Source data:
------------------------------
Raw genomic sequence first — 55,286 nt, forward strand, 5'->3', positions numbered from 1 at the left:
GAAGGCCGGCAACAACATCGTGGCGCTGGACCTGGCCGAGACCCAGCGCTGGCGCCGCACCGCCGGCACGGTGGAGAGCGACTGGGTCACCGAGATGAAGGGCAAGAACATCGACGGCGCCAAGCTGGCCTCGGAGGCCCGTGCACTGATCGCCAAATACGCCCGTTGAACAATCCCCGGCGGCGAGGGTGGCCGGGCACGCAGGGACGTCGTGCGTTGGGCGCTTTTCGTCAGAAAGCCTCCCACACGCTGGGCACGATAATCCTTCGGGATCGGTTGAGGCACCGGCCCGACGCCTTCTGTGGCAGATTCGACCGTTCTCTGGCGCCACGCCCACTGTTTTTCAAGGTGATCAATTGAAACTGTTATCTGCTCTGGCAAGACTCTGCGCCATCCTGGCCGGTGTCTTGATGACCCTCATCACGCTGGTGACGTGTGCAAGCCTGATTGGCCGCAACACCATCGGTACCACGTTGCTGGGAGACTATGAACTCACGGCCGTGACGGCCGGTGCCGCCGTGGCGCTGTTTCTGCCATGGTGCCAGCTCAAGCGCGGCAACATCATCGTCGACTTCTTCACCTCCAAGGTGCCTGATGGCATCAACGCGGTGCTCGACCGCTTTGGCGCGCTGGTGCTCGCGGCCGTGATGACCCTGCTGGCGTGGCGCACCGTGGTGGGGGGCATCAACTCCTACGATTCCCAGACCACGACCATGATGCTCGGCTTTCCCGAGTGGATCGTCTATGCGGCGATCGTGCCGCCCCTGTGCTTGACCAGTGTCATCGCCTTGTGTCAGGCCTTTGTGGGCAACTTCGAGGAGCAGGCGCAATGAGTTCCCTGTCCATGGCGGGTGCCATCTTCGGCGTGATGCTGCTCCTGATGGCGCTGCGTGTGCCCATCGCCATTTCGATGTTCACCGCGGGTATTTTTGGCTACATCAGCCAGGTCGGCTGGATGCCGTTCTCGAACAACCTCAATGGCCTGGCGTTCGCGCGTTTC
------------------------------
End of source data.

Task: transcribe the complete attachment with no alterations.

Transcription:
Raw genomic sequence first — 55,286 nt, forward strand, 5'->3', positions numbered from 1 at the left:
GAAGGCCGGCAACAACATCGTGGCGCTGGACCTGGCCGAGACCCAGCGCTGGCGCCGCACCGCCGGCACGGTGGAGAGCGACTGGGTCACCGAGATGAAGGGCAAGAACATCGACGGCGCCAAGCTGGCCTCGGAGGCCCGTGCACTGATCGCCAAATACGCCCGTTGAACAATCCCCGGCGGCGAGGGTGGCCGGGCACGCAGGGACGTCGTGCGTTGGGCGCTTTTCGTCAGAAAGCCTCCCACACGCTGGGCACGATAATCCTTCGGGATCGGTTGAGGCACCGGCCCGACGCCTTCTGTGGCAGATTCGACCGTTCTCTGGCGCCACGCCCACTGTTTTTCAAGGTGATCAATTGAAACTGTTATCTGCTCTGGCAAGACTCTGCGCCATCCTGGCCGGTGTCTTGATGACCCTCATCACGCTGGTGACGTGTGCAAGCCTGATTGGCCGCAACACCATCGGTACCACGTTGCTGGGAGACTATGAACTCACGGCCGTGACGGCCGGTGCCGCCGTGGCGCTGTTTCTGCCATGGTGCCAGCTCAAGCGCGGCAACATCATCGTCGACTTCTTCACCTCCAAGGTGCCTGATGGCATCAACGCGGTGCTCGACCGCTTTGGCGCGCTGGTGCTCGCGGCCGTGATGACCCTGCTGGCGTGGCGCACCGTGGTGGGGGGCATCAACTCCTACGATTCCCAGACCACGACCATGATGCTCGGCTTTCCCGAGTGGATCGTCTATGCGGCGATCGTGCCGCCCCTGTGCTTGACCAGTGTCATCGCCTTGTGTCAGGCCTTTGTGGGCAACTTCGAGGAGCAGGCGCAATGAGTTCCCTGTCCATGGCGGGTGCCATCTTCGGCGTGATGCTGCTCCTGATGGCGCTGCGTGTGCCCATCGCCATTTCGATGTTCACCGCGGGTATTTTTGGCTACATCAGCCAGGTCGGCTGGATGCCGTTCTCGAACAACCTCAATGGCCTGGCGTTCGCGCGTTTC